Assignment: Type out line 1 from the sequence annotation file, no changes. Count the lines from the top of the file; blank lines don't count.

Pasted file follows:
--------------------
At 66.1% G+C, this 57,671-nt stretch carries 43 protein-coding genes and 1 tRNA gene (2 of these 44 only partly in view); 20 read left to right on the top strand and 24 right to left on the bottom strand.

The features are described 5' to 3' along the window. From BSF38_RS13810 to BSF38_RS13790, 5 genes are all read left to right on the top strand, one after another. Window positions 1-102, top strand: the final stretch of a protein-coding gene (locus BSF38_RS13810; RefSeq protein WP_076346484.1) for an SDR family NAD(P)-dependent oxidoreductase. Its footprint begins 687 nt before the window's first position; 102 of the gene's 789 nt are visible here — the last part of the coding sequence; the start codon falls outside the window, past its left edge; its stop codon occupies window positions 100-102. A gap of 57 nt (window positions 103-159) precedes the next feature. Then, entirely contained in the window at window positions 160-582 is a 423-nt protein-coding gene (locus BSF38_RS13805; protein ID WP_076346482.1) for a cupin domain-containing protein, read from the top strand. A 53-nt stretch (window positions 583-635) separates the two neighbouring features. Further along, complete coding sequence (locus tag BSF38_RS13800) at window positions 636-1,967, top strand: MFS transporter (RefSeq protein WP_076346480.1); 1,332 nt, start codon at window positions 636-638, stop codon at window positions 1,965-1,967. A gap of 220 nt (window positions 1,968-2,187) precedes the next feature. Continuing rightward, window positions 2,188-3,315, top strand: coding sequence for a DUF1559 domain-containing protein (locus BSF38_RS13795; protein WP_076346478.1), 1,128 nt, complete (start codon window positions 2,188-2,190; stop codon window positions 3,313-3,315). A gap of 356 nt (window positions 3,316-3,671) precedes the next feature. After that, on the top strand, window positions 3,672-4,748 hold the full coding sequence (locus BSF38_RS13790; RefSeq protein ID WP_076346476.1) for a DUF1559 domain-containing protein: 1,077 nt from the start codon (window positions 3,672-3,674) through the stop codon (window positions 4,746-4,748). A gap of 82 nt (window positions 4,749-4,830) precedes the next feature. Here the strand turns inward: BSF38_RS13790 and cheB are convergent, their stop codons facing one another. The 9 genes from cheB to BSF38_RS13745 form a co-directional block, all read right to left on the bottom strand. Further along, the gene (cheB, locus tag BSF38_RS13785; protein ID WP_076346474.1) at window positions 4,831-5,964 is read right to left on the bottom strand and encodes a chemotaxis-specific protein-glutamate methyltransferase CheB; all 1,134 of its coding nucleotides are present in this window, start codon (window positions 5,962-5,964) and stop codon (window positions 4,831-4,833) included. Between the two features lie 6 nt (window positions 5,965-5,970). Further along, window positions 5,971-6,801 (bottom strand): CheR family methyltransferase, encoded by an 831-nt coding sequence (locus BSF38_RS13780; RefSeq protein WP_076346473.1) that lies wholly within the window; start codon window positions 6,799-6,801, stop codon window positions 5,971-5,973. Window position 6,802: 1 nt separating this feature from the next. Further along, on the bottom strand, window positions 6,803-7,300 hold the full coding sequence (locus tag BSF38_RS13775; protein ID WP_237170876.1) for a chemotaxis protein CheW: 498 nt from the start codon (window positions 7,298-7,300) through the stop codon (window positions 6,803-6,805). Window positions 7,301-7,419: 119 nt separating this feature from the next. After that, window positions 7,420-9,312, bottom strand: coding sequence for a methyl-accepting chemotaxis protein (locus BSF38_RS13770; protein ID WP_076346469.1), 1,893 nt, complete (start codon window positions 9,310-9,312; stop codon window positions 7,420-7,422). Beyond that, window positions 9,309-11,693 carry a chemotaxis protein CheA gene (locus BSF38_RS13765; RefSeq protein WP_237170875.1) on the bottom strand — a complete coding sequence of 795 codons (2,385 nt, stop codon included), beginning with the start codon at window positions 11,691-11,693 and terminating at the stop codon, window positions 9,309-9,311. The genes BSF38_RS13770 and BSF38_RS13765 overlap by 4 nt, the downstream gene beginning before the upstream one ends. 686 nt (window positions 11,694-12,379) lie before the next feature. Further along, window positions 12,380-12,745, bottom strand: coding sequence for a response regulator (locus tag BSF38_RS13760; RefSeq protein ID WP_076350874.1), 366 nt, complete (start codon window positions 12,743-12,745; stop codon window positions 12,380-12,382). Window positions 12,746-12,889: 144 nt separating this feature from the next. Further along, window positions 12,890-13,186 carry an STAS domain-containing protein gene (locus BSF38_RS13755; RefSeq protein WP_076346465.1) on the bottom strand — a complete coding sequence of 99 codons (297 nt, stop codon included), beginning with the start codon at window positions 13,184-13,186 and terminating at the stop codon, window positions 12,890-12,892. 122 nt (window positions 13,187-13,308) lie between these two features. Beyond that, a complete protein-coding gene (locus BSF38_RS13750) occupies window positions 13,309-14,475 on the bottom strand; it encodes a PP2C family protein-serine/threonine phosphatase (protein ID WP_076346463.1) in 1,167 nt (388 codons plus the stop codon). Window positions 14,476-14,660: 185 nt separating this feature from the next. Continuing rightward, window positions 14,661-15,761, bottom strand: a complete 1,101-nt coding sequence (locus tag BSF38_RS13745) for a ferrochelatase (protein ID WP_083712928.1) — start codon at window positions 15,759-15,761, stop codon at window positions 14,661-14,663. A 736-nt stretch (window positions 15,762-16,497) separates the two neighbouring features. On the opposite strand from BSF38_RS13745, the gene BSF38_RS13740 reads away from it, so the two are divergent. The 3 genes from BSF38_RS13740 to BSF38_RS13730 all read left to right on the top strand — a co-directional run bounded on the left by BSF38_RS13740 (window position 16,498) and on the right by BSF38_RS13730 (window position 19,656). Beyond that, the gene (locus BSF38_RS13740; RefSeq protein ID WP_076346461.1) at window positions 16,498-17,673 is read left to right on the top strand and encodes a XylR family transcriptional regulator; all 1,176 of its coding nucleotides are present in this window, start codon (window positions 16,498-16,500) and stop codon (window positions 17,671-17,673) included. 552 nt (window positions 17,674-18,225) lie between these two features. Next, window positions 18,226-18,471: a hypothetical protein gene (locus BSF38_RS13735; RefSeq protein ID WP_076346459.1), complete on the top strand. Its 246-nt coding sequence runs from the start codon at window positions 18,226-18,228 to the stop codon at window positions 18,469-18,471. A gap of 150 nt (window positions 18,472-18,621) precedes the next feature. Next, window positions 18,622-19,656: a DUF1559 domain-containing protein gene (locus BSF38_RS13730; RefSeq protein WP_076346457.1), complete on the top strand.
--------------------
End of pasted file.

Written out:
At 66.1% G+C, this 57,671-nt stretch carries 43 protein-coding genes and 1 tRNA gene (2 of these 44 only partly in view); 20 read left to right on the top strand and 24 right to left on the bottom strand.